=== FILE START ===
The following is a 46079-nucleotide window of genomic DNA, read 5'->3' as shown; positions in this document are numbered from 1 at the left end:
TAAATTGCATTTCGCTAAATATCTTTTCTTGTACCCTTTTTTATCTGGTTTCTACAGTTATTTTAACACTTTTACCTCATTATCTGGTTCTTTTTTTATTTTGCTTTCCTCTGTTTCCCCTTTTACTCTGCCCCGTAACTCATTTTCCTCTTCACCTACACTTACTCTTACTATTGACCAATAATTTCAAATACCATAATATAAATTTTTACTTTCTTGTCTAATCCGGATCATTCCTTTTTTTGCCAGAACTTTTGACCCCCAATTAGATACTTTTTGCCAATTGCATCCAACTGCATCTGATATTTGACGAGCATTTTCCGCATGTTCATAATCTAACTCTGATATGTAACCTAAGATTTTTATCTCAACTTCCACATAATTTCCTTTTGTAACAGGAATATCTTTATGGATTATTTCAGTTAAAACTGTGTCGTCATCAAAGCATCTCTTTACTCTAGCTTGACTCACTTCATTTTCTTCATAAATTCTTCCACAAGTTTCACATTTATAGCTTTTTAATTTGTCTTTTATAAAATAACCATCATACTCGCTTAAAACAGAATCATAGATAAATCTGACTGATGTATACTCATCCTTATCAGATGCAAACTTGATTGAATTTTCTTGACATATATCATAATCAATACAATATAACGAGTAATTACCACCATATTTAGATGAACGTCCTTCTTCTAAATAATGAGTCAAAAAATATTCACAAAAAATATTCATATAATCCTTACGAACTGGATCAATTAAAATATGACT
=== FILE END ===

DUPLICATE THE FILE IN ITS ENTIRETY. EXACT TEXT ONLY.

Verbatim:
The following is a 46079-nucleotide window of genomic DNA, read 5'->3' as shown; positions in this document are numbered from 1 at the left end:
TAAATTGCATTTCGCTAAATATCTTTTCTTGTACCCTTTTTTATCTGGTTTCTACAGTTATTTTAACACTTTTACCTCATTATCTGGTTCTTTTTTTATTTTGCTTTCCTCTGTTTCCCCTTTTACTCTGCCCCGTAACTCATTTTCCTCTTCACCTACACTTACTCTTACTATTGACCAATAATTTCAAATACCATAATATAAATTTTTACTTTCTTGTCTAATCCGGATCATTCCTTTTTTTGCCAGAACTTTTGACCCCCAATTAGATACTTTTTGCCAATTGCATCCAACTGCATCTGATATTTGACGAGCATTTTCCGCATGTTCATAATCTAACTCTGATATGTAACCTAAGATTTTTATCTCAACTTCCACATAATTTCCTTTTGTAACAGGAATATCTTTATGGATTATTTCAGTTAAAACTGTGTCGTCATCAAAGCATCTCTTTACTCTAGCTTGACTCACTTCATTTTCTTCATAAATTCTTCCACAAGTTTCACATTTATAGCTTTTTAATTTGTCTTTTATAAAATAACCATCATACTCGCTTAAAACAGAATCATAGATAAATCTGACTGATGTATACTCATCCTTATCAGATGCAAACTTGATTGAATTTTCTTGACATATATCATAATCAATACAATATAACGAGTAATTACCACCATATTTAGATGAACGTCCTTCTTCTAAATAATGAGTCAAAAAATATTCACAAAAAATATTCATATAATCCTTACGAACTGGATCAATTAAAATATGACT